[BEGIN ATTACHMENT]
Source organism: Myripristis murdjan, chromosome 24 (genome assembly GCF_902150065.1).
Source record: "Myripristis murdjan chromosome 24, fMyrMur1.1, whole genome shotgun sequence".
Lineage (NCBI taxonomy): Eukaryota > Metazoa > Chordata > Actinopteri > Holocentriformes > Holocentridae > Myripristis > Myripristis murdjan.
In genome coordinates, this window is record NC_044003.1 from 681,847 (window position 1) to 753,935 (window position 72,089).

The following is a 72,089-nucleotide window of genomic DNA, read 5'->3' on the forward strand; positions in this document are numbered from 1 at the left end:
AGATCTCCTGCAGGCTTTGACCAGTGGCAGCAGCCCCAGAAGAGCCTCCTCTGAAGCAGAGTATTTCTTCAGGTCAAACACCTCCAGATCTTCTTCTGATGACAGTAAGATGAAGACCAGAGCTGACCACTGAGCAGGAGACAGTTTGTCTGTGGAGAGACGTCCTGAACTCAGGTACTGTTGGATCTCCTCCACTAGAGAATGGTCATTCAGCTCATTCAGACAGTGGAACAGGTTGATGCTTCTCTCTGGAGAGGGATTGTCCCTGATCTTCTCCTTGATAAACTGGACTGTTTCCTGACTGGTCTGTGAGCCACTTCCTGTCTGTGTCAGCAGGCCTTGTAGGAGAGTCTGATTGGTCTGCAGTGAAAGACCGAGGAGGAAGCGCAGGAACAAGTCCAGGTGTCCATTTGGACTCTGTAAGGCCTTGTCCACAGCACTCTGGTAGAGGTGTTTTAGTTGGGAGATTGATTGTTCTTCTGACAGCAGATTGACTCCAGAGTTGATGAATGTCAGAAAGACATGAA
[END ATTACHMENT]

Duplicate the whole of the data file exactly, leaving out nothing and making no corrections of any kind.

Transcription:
Source organism: Myripristis murdjan, chromosome 24 (genome assembly GCF_902150065.1).
Source record: "Myripristis murdjan chromosome 24, fMyrMur1.1, whole genome shotgun sequence".
Lineage (NCBI taxonomy): Eukaryota > Metazoa > Chordata > Actinopteri > Holocentriformes > Holocentridae > Myripristis > Myripristis murdjan.
In genome coordinates, this window is record NC_044003.1 from 681,847 (window position 1) to 753,935 (window position 72,089).

The following is a 72,089-nucleotide window of genomic DNA, read 5'->3' on the forward strand; positions in this document are numbered from 1 at the left end:
AGATCTCCTGCAGGCTTTGACCAGTGGCAGCAGCCCCAGAAGAGCCTCCTCTGAAGCAGAGTATTTCTTCAGGTCAAACACCTCCAGATCTTCTTCTGATGACAGTAAGATGAAGACCAGAGCTGACCACTGAGCAGGAGACAGTTTGTCTGTGGAGAGACGTCCTGAACTCAGGTACTGTTGGATCTCCTCCACTAGAGAATGGTCATTCAGCTCATTCAGACAGTGGAACAGGTTGATGCTTCTCTCTGGAGAGGGATTGTCCCTGATCTTCTCCTTGATAAACTGGACTGTTTCCTGACTGGTCTGTGAGCCACTTCCTGTCTGTGTCAGCAGGCCTTGTAGGAGAGTCTGATTGGTCTGCAGTGAAAGACCGAGGAGGAAGCGCAGGAACAAGTCCAGGTGTCCATTTGGACTCTGTAAGGCCTTGTCCACAGCACTCTGGTAGAGGTGTTTTAGTTGGGAGATTGATTGTTCTTCTGACAGCAGATTGACTCCAGAGTTGATGAATGTCAGAAAGACATGAA